Facebook bug shows camera activated in background during app use
Some people on Facebook have complained their cameras got turned on while they were looking through Facebook’s app.
When you’re scrolling through Facebook’s app, the social network could be using your camera, concerned users have found. Multiple people have found and reported that their iPhone cameras were turned on in the background while they were looking at their feed.
The issue came to light through several posts on Twitter. Users noted that their cameras were activated behind Facebook’s app as they were watching videos or looking at photos on the social network.
After people clicked on the video to full screen, returning it back to normal would create a bug in which Facebook’s mobile layout was slightly shifted to the right. With the open space on the left, you could now see the phone’s camera activated in the background.
This was documented in multiple cases, with the earliest incident on Nov. 2.
I take the phone back out, but there’s no indication on the lock screen to say audio or video was playing. I unlock the phone, and there’s the video on @Instagram playing away.
— Neo QA (@neo_qa) November 2, 2019
It’s since been tweeted a couple other times, and CNET has also been able to replicate the issue.
Facebook app on iOS 13.2.2 opens my phone’s rear camera when I open a profile photo swipe down to return (look at the little slit on the left of the video). Is this an app bug or an iOS bug?? @facebook @AppleSupport pic.twitter.com/WlhSXZulqx
— Daryl Lasafin (@dzlasafin) November 10, 2019
Guy Rosen, its vice president of integrity, tweeted Tuesday that this seems like a bug and the company’s looking into the matter.
Found a @facebook #security & #privacy issue. When the app is open it actively uses the camera. I found a bug in the app that lets you see the camera open behind your feed. Note that I had the camera pointed at the carpet. pic.twitter.com/B8b9oE1nbl
— Joshua Maddux (@JoshuaMaddux) November 10, 2019
In another tweet, Rosen said that Facebook is submitting a fix to the App Store on Tuesday.
“We recently discovered our iOS app incorrectly launched in landscape,” Rosen said. “In fixing that last week in v246 we inadvertently introduced a bug where the app partially navigates to the camera screen when a photo is tapped. We have no evidence of photos/videos uploaded due to this.”
Rosen later confirmed that Facebook didn’t capture any photos or videos while in the background, noting that it was in preview mode.
Daryl Lasafin, the creative director of marketing agency Dame Digital in the Philippines, said he dismissed the issue when he first noticed it Sunday morning, thinking it was a minor glitch. Then, as he continued using Facebook’s app throughout the day, he couldn’t help but notice his camera kept being activated in the background.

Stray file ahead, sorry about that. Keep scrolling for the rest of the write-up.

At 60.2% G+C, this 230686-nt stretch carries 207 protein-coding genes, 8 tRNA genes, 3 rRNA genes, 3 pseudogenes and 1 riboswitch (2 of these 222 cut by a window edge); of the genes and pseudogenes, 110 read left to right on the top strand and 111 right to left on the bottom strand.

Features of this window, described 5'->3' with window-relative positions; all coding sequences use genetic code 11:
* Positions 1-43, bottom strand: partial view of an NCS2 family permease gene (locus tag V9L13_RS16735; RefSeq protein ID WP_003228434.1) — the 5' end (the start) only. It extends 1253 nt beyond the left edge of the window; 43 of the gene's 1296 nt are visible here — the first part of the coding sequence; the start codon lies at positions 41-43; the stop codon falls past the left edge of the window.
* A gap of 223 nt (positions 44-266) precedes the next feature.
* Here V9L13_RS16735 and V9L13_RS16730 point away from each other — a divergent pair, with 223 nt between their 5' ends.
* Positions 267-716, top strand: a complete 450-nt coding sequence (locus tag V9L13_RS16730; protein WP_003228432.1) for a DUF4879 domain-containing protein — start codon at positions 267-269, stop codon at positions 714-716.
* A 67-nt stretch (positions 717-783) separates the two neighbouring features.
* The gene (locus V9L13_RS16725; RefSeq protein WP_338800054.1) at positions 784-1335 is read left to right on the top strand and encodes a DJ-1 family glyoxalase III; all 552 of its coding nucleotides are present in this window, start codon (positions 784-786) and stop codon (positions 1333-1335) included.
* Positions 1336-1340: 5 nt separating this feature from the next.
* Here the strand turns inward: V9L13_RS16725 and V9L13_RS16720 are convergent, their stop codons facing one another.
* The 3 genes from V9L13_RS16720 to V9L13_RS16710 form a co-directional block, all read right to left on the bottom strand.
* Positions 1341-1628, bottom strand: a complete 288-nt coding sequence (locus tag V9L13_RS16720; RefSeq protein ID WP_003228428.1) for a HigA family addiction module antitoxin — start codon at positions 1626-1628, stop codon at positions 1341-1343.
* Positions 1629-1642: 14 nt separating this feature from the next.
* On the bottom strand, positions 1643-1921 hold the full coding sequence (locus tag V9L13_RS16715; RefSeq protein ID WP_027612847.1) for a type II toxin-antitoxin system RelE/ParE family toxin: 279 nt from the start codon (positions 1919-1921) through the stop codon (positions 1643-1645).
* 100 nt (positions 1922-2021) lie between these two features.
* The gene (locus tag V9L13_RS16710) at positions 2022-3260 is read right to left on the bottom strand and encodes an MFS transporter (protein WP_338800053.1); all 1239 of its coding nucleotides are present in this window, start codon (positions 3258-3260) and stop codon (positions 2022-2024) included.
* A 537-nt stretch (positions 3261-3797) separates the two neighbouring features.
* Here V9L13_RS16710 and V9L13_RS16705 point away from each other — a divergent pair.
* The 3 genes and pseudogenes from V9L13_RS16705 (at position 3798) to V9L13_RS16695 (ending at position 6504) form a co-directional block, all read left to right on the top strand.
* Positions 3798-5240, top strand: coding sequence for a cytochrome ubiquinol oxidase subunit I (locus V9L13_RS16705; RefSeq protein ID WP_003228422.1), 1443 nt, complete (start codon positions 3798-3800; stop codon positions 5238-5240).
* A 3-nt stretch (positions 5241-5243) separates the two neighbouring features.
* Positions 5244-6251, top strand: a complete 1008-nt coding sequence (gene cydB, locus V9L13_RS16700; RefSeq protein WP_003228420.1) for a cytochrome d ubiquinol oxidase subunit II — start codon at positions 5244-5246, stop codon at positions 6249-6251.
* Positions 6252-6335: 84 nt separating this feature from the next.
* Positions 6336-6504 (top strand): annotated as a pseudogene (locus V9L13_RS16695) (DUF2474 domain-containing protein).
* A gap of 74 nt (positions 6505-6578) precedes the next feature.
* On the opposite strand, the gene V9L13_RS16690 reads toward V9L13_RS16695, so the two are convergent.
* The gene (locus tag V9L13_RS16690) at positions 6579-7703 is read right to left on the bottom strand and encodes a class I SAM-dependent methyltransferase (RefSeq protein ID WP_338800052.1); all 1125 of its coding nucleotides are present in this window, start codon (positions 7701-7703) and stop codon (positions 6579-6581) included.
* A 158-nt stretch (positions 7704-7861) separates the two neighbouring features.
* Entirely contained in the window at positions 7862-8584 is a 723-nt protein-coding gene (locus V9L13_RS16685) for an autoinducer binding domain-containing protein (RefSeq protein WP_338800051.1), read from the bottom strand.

“I thought it was just my phone or the app acting up,” Lasafin said in a direct message. “Then I observed it became more persistent that evening.”
He tried troubleshooting it himself, uninstalling and reinstalling the app, as well as removing Facebook’s access to the camera. The camera still popped up after all that, but after he revoked permissions from Facebook, it was just a black screen, Lasafin said.
The bug appears to only affect the latest iOS versions, and it didn’t happen on Android devices. The Next Web reported that the bug didn’t appear on iOS 12.
The active camera could become another unwanted privacy flap for Facebook, which in July agreed to pay a record $5 billion fine for failing to protect people’s data. Facebook’s track record with privacy doesn’t help the massive social network’s image, though it doesn’t seem to have hurt its growth in users or revenue.
Facebook’s reputation on privacy is so worrying that many people still believe the social network is secretly recording people through their microphones.
The camera bug won’t do the company any favors in dispelling that myth. While Facebook’s app users do give the company permission to use their camera and microphone, there’s no reason it needs to be activated while a person is simply scrolling through the feed or watching a video.
“I gave the Facebook app permission to access my camera to fully use the My Day / Stories feature and upload photos and videos as status,” Lasafin said. “But at the time, evidently, I wasn’t using the app for anything that requires camera access.”
He said he’s since deleted Facebook’s app, out of privacy concerns with the company. He’s not sure if he’ll reinstall the app once the issue is addressed.
Read the original article over at CNet.com.